How to manage Office 365 mobile apps for business
Microsoft Office 365 applications allow users to send emails and edit numerous types of documents, but the mobile apps present a number of adoption issues that IT should learn about.
The majority of Office 365 subscriptions focus heavily on the desktop applications, leaving users who rely on the Office 365 mobile apps with a much different experience than desktop-focused users.
While there are some concerns around the Office 365 mobile apps' management and security, Microsoft is releasing more mobile features and enhancements for the Office 365 apps that signal its focus on engaging enterprise users in its mobile platform.
Use cases for Office 365 mobile apps
One of the most common enterprise uses for the Office 365 mobile apps is checking email on a mobile device with Microsoft Outlook. Other common examples include using Microsoft SharePoint to access an intranet and Microsoft OneDrive for file storage. Enterprise users often need to access content on their mobile devices that's only available through Outlook, SharePoint and OneDrive apps, but that isn't the only use of the mobile Office 365 suite.
Users might need access to other tools and services within the Microsoft Office 365 cloud platform, such as PowerApps, Microsoft Teams, Power BI, Forms and OneNote. The use cases for these apps include filling out custom forms in the field with PowerApps or Forms and tasks that require mobile device-specific features, such as GPS, bar code scanners and cameras. Some of these services, however, are restricted to higher-end Office 365 subscription plans.
Microsoft is frequently pushing out updates to Office 365 apps, as shown in the Microsoft 365 Roadmap site, which highlights some of the latest changes. Many of the features detailed on the Roadmap site are relevant to enterprise users, because they target security, collaboration capabilities and productivity.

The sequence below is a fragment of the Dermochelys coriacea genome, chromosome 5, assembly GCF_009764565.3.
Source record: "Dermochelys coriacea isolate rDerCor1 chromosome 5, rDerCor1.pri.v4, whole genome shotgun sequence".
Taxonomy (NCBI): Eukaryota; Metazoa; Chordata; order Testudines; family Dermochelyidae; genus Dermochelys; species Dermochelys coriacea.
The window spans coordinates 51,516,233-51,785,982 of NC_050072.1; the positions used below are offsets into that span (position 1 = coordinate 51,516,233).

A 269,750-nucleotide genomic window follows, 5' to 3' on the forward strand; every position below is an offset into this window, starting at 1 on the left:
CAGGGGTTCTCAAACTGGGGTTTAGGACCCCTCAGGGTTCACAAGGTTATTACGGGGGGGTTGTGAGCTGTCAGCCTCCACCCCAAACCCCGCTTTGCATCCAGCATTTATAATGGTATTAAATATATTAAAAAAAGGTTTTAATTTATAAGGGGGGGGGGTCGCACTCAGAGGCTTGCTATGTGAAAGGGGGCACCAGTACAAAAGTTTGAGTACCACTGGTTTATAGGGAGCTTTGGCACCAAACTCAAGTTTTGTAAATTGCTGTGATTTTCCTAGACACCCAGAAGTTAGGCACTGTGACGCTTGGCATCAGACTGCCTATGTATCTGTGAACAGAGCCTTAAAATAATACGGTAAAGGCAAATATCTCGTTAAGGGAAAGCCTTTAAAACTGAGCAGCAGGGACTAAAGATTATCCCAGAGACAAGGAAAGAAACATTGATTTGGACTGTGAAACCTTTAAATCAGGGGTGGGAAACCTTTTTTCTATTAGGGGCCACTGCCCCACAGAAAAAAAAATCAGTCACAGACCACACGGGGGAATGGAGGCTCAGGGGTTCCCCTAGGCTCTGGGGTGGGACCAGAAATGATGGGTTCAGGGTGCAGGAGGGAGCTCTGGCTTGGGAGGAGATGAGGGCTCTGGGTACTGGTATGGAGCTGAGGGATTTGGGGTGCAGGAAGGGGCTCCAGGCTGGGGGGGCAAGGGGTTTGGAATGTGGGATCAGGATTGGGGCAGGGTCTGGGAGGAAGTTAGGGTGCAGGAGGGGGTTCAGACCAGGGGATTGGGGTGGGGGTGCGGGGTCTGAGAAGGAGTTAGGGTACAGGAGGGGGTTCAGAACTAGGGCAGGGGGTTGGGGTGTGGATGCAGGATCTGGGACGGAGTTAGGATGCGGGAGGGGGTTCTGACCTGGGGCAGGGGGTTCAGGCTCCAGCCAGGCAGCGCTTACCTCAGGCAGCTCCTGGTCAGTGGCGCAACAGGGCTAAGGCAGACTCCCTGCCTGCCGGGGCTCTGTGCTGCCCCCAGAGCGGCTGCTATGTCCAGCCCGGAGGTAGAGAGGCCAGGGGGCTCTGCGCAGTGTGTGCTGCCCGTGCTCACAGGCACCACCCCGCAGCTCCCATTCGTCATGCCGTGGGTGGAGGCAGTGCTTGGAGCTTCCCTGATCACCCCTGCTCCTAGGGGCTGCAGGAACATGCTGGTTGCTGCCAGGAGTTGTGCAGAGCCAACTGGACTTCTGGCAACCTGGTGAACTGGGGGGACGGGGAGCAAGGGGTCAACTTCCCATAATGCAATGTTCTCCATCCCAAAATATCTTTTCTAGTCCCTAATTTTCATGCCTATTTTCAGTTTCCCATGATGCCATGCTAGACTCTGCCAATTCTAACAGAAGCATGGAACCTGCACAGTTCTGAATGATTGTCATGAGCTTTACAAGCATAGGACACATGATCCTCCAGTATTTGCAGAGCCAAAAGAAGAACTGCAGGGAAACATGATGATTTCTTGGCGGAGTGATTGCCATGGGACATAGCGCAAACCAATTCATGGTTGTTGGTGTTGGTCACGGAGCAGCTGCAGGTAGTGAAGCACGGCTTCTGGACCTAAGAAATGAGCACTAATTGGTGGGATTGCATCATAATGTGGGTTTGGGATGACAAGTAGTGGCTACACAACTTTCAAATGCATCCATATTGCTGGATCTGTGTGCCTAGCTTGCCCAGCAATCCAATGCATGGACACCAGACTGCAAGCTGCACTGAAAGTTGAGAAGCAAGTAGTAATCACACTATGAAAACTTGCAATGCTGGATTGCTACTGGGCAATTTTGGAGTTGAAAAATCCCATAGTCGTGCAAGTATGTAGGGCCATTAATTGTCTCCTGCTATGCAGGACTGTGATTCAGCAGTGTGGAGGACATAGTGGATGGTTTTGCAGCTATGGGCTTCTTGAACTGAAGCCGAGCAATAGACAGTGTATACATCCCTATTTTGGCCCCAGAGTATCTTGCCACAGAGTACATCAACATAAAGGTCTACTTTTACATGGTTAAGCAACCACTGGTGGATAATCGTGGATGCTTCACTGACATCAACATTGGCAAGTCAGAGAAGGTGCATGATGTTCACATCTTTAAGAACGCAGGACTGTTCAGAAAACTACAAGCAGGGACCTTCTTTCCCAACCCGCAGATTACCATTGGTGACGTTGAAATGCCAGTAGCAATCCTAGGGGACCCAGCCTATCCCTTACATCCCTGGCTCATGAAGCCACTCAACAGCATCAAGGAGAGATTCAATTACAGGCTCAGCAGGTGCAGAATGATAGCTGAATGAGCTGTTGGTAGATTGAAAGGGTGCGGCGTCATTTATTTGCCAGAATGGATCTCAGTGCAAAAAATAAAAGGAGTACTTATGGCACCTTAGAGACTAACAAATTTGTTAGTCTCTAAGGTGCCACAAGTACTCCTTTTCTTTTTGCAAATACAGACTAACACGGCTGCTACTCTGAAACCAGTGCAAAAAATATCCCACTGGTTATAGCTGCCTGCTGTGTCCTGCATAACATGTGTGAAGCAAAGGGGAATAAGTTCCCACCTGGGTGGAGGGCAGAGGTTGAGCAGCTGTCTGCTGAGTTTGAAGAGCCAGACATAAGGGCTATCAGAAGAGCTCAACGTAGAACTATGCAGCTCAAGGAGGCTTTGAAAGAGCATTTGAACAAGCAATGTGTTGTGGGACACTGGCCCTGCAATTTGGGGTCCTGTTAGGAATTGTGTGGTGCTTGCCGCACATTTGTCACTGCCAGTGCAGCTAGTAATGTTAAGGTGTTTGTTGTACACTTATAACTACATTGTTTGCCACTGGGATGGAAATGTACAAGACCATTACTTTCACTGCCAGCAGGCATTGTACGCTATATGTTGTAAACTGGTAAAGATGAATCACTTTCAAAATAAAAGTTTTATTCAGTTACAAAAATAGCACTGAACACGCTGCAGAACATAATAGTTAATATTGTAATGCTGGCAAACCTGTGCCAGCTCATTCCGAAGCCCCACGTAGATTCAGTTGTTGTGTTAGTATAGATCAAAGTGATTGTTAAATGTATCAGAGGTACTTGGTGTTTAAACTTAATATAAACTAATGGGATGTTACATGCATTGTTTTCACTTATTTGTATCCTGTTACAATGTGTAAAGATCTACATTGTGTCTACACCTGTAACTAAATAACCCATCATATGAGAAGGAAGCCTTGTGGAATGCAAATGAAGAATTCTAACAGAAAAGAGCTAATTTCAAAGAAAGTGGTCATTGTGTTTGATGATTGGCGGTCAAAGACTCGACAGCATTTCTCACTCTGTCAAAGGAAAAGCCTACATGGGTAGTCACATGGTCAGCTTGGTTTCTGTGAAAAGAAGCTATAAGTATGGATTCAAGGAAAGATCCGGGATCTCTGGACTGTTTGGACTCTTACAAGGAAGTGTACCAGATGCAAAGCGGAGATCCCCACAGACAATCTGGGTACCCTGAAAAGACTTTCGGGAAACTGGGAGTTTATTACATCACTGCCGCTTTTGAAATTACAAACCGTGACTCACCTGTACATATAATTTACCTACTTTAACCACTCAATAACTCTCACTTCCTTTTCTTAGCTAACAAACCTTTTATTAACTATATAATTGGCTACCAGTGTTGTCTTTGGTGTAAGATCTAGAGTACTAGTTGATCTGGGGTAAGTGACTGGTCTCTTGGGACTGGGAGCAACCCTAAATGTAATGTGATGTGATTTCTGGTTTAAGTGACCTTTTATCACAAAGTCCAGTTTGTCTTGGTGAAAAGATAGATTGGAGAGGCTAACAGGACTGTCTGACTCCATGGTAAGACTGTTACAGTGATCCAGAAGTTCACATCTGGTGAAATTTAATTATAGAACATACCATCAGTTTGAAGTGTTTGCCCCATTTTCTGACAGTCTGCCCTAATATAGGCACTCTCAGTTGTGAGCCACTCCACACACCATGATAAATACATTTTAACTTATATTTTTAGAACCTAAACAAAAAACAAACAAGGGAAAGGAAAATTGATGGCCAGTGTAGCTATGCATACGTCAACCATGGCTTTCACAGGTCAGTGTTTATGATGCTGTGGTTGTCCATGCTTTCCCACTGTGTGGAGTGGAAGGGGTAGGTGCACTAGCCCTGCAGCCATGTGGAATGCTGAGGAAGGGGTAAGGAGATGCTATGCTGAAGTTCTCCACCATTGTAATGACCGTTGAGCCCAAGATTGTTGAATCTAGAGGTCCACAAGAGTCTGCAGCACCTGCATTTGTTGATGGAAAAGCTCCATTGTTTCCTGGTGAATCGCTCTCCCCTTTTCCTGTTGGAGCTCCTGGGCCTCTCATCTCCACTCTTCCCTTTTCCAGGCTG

One example of a new feature that enterprise users will find useful is Microsoft Meeting Insights. This feature, set for release in November 2019, will allow mobile users to access emails and documents that are relevant to their appointments and meetings directly from the related calendar event. Another example of these Office 365 mobile app features that can improve the end-user experience with the Outlook app on iPad is the split-screen UI. This new feature allows the user to run Outlook in a split-screen, so they can open multiple emails or view the message list and calendar at the same time.
Potential issues with Office 365 mobile apps
Despite Microsoft's enhancements for the Office 365 mobile apps, IT administrators have some concerns with these applications. One of the largest concerns is users aren't downloading the latest application updates. The result is a user base with many different versions of each Office 365 app installed on their devices.
This issue is especially difficult for organizations that adopt a BYOD policy, which removes certain controls IT typically has on fully managed mobile devices. The inconsistent versions of each app can cause problems for IT pros, because they need to provide technical support for multiple versions of an application, and the inconsistency could result in delays, confusion and frustration for the users.
Microsoft Office 365 includes more than 10 different apps for mobile devices and tablets in the Apple Store and Google Play, including Yammer, SharePoint, Outlook, OneDrive, PowerApps, Power BI and Teams. The apps run on different mobile OSes and provide different experiences, so training end users on how interact with these apps can be a challenge. If IT professionals are in charge of this training, they must design one common training plan for all users across multiple OSes.
Security remains a top priority for IT, so it must factor in the security risk of each new application its users run. The Office 365 mobile apps store business data on Microsoft Azure, as well as users' mobile devices, that may include sensitive information, such financial info, HR reports and intellectual property. Users could store this data in SharePoint, email and OneDrive, for example.
One of the main concerns IT admins have for securing mobile app data is device theft, so IT must ensure users have secure passwords that a thief could not easily guess. IT can easily mandate these Office 365 mobile settings across its corporate-owned mobile devices, but once again, BYOD can present challenges.